Split decision: Is Fabio Maldonado a fair replacement fight for Stipe Miocic?
MAY 07, 2014 2:07p ET
Nearing a top five ranking, Stipe Miocic got thrown for a loop earlier this week when opponent Junior dos Santos withdrew from their May 31 fight with an injury. After a 24-hour search, the UFC came up with a surprise replacement: Fabio Madonado.
While he's riding a three-fight win streak, Maldonado isn't even ranked in his own division, so what exactly will a win over him get Miocic? Does the fight make sense in any way?
Our FOX Sports UFC writers Damon Martin and Mike Chiappetta have differing takes on the subject.
Mike Chiappetta: Heavyweight is a historically thin division in combat sports, so when Junior dos Santos was pulled out of the fight with a broken hand, we knew the pickings were slim. What Stipe Miocic got wasn't even a heavyweight. It's Maldonado masquerading as one for one night. But a look at the heavyweight roster doesn't show much available in the way of comparable talent. Does Miocic deserve better? Probably, yes. But the potential solutions were almost nonexistent. The UFC's next best option would have been pulling Miocic off the card, and after a training camp, that seems even more unfair than an admittedly bizarre matchup.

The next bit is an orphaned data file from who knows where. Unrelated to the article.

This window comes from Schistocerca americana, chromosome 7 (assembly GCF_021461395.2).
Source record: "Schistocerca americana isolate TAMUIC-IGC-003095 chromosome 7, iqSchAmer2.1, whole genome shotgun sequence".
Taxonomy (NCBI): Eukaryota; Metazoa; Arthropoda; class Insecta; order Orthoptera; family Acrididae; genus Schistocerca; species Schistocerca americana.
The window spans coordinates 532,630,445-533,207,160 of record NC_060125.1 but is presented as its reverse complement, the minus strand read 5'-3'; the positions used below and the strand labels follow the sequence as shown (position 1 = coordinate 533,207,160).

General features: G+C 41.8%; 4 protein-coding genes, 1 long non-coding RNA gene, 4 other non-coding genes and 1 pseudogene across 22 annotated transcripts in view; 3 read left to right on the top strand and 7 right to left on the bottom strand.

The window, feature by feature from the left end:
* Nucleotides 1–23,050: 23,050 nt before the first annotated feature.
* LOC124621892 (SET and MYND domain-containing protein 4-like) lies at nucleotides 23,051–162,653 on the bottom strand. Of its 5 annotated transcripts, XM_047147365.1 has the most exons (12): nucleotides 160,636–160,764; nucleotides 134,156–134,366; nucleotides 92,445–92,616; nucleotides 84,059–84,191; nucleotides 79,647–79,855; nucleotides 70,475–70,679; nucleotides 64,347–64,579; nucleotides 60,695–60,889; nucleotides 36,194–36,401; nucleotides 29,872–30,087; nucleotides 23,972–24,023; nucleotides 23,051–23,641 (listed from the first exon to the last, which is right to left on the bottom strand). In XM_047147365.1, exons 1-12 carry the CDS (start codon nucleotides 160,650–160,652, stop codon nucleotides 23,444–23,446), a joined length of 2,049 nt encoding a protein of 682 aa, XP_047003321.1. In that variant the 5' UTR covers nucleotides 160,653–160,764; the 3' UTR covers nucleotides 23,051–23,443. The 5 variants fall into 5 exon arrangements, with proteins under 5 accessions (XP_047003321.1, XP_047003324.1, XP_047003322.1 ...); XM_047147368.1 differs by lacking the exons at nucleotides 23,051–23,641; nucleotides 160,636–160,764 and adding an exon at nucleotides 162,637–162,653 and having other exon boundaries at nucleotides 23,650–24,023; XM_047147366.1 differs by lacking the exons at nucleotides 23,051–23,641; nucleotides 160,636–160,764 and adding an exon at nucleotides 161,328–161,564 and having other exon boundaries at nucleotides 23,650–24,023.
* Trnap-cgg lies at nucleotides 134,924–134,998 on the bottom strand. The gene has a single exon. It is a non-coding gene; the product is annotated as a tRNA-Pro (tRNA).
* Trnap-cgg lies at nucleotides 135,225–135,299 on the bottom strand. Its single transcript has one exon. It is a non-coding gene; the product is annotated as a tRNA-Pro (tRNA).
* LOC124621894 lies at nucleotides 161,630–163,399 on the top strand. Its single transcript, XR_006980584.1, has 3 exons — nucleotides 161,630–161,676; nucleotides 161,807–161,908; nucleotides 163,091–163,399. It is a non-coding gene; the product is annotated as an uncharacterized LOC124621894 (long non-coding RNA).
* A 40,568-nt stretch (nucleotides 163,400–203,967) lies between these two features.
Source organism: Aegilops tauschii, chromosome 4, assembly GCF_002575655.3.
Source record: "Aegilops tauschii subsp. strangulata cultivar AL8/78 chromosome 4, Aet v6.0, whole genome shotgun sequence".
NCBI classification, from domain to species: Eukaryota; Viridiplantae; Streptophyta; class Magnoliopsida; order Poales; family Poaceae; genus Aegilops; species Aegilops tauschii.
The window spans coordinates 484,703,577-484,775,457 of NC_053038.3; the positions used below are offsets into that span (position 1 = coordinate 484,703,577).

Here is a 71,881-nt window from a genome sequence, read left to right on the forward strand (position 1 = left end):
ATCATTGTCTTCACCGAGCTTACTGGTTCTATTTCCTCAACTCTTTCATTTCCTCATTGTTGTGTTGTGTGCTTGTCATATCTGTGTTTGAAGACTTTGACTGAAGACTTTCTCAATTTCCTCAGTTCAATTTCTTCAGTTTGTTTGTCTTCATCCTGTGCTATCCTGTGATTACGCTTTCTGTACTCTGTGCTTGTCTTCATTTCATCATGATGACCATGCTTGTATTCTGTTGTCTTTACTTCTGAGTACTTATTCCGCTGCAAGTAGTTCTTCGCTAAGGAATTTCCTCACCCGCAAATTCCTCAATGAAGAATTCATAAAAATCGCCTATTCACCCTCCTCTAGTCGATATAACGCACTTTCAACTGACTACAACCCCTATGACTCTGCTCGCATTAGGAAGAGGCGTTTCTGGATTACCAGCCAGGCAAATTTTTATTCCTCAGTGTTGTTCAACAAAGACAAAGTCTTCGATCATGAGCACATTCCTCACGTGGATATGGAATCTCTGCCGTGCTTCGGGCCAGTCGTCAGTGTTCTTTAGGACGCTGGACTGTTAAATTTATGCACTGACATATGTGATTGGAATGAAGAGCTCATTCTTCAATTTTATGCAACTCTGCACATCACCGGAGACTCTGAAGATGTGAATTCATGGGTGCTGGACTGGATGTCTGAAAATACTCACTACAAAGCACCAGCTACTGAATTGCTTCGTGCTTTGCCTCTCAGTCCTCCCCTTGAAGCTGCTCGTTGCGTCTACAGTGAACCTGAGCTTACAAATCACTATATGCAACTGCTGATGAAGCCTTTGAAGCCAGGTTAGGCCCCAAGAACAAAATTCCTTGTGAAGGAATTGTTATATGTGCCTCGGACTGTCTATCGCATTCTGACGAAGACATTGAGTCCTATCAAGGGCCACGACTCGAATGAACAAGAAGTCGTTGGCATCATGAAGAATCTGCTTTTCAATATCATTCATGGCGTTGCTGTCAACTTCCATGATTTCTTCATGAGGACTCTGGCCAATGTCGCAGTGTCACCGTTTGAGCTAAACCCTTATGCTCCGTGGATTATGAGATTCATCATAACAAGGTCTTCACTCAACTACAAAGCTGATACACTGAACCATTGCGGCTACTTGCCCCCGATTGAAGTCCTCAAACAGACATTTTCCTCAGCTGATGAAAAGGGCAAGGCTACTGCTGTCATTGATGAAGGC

Damon Martin: Injuries have dismantled some pretty amazing fights in UFC history, but the sad truth is they are part of the sport. There's no way to predict them and there's no easy answer or back-up plan when one occurs just weeks out from a show. Junior Dos Santos vs. Stipe Miocic was a great headline bout between two top 10 heavyweights set for the main event at UFC Fight Night in Brazil. Unfortunately, Dos Santos got injured and the UFC was left with very few options so they called upon light heavyweight Fabio Maldonado to step up a weight class and take on Miocic on short notice. Kudos for doing everything possible to save the card and the main event, but when it gets to the point where a fighter like Maldonado, who could probably be a middleweight on the Dolce Diet, is the only option left, maybe it's time to start reevaluating how cards are made and replacements are found in the first place.
Chiappetta: Fine, that's a discussion worth having. It's a legitimate topic. Here's my question: Do people watch other sports? The thing about elite talent is that it can't be replaced in any meaningful way. Who exactly is going to be a good replacement for dos Santos, the No. 2 heavyweight in the world? No one. No replacement would have been an equal one for Miocic.
But that's how it is in sports. Take a look at the NFL. How many teams have good backup quarterbacks? You only need two or three QBs on your roster in a sport that is played by millions of boys across the country, but they can't find them. The dropoff from starter to backup is generally enormous. Just ask last year's Green Bay Packers. Football is a sport that is far more developed than MMA, yet they have the same depth problem, and the games go on, and people pay their money to watch.
Again, I'm not saying that this is a matchup to be celebrated. As Damon suggests, Maldonado isn't a heavyweight in any sense of the word, but given the sensitivities of the event market, they needed a Brazilian opposite Miocic, and they found a taker. It's not great, but like the backup situation in football, sometimes you have to settle for good enough.